“But gay marriage is legal here!”
“Stop exaggerating the issue for attention!”
“I mean, it’s 2017. We are cool with things like that, now.”
If you are part of the LGBT+ community, you’ve likely heard these remarks dozens of times. During my time working for Stonewall as a Young Campaigner, My YouTube videos were inundated with these sorts of comments– yet when I was named Young Campaigner of the Year by Stonewall, it was celebrated, rather than shunned. Whilst I feel like I should see this as a positive, and it’s true that there is much to be celebrated, to think that we have achieved full equality in any way is a gross oversight.
In the last four years alone, hate crimes against crimes against gay, lesbian and bisexual people have increased by a whopping by 78%. In the last year two in five trans people have experienced a hate crime because of their identity. Mental health issues and homelessness are disproportionately affecting (particularly young) LGBT+ people. Yes, it may be 2017 but we still have national news organisations who think it is appropriate to promote gay conversion therapists on live breakfast television. Personally, I don’t think we can celebrate just yet.
“Progress did not materialise out of thin air. It is the result of the tangible hard work put in year after year.”
The reality is that the notion that progress is linear–that it should advance naturally alongside the progression of time–is a dangerous misunderstanding and one which allows for complacency. It allows us to forget that progress did not materialise out of thin air, but that it is the result of the tangible hard work put in year after year, often by the marginalised people who themselves are impacted by systematic inequality.
This collective complacency regarding how intolerably high the levels of LGBT+ inequality in the UK are is extremely dangerous because it allows people to believe that their LGBT+ friends, family and colleagues are safe and out of harm’s way. Maybe this is because people are simply unaware of the issues, or too blithe to notice things which do not directly affect them. Perhaps it is because people don’t know how to support LGBT+ people more effectively. Either way, it’s dangerous.
That’s why Stonewall’s most recent campaign Come Out For LGBT focuses upon encouraging people outside of the LGBT+ community to ‘come out’ and support the LGBT+ community through small actions which can be implemented within everyday life. Each community has its own unique and nuanced challenges and this campaign highlights that, whatever your background, there are things you can be doing to improve the lives of LGBT+ people.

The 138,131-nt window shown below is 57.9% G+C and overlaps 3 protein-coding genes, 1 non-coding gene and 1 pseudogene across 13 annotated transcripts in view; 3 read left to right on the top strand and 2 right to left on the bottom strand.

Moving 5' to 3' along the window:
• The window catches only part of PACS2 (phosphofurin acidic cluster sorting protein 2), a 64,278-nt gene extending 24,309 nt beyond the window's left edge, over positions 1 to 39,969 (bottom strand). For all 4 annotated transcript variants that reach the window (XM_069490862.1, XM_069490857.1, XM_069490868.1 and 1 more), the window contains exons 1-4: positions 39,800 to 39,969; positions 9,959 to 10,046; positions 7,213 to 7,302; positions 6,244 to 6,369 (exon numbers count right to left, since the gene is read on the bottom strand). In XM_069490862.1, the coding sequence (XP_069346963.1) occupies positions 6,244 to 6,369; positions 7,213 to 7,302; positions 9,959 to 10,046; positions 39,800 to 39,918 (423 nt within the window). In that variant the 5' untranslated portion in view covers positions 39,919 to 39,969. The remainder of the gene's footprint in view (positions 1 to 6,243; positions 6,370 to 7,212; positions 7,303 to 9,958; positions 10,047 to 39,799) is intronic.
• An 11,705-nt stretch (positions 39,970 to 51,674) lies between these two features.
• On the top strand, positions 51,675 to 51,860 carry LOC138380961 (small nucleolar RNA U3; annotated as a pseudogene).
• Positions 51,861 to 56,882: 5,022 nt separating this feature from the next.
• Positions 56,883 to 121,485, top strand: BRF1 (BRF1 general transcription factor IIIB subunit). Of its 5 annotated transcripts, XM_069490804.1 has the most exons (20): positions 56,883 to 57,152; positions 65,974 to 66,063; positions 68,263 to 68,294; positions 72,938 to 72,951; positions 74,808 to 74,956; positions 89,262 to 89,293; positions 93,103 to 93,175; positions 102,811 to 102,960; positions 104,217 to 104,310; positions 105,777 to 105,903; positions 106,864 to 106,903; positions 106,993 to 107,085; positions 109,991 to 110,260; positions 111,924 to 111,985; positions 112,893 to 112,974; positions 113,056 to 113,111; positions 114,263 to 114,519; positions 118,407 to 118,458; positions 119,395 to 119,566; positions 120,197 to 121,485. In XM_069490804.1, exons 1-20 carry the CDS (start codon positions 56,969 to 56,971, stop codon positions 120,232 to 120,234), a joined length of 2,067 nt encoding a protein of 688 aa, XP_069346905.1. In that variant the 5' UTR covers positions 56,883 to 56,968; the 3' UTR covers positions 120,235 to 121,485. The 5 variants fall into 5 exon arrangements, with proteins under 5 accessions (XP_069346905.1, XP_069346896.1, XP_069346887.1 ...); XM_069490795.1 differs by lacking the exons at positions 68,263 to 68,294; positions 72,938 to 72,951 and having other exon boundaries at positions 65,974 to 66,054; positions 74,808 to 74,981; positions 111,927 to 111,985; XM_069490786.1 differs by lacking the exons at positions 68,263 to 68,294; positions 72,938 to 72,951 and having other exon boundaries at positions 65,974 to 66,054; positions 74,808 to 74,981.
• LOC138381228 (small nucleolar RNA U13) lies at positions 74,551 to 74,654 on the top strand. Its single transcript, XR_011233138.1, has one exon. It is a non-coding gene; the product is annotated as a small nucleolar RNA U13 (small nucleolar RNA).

As a young LGBT+ person, sometimes it is the seemingly little things such as using inclusive language which make the world of difference. Sometimes, complacency (especially when broadly accepted) has hurt me more than violence.
“Remember that the LGBT+ experience is not a monolith–LGBT+ people are just as diverse as any other group.”
The reality is, people who aren’t part of the LGBT+ community need to be doing more to actively demonstrate their support for LGBT+ folks. Whilst it is important that non-LGBT+ people are not speaking over us, they can help to amplify our voices and stand up for us in situations where it may be unsafe or impossible for us to do so.
If you don’t know where to start, here are a few suggestions as to how you can Come Out For LGBT:
- Educate yourself–learning more about the LGBT+ community, its history and struggles (both past and present) can be a great start. Maybe try learning about different labels and the importance of using the correct pronouns. Take the time to understand your own prejudices, where they have come from and begin to unpack that. If reading isn’t your thing then you can always find some excellent YouTube videos (I highly recommend Ash Hardell’s the ABCs of LGBT+ as a good starting point).
- Use your privilege–where you are able, use your privilege to challenge prejudice as you see it. Be visible with you support of LGBT+ issues online or in real life (maybe you could start by sharing the #ComeOutForLGBT pledge on social media!)
- Remember that the LGBT+ experience is not a monolith–LGBT+ people are just as diverse as any other group of people and this might mean that, for some people, they are dealing with multiple levels of discrimination. Oftentimes the depiction of the LGBT+ experience focuses on those who are white, cisgender and abled, but the experiences of a disabled queer person and a BAME person are likely to be different to that and it is important that you listen to what people are expressing in order to best support them.
Since this article was written, Stonewall has released a statement stating that it condemns ‘all violence’ and that there was ‘no place’ in the movement for such actions. This is in spite of the fact the organisation itself is named after the riots against police violence which took place at the Stonewall Inn. Although the comments were presented without context at the time, it is apparent that the remarks were made after violence between trans-exclusionary speakers and protesters occurred.
Whilst Stonewall’s advocacy for ‘equality for trans communities’ is important (although Stonewall would do well to remember that the term is ‘transgender’ and not ‘transgendered’ as a recent graphic said), the suggestion that the path to this is through making people ‘allies, not enemies’ is fundamentally problematic. That trans and other marginalised people should have to build ‘consensus’ — as suggested by Stonewall — with those who perpetrate violence against them is actively damaging because it reduces the ability to respond to any violent attack whilst also showing a clear and disappointing lack of awareness of the history of the LGBT+ community.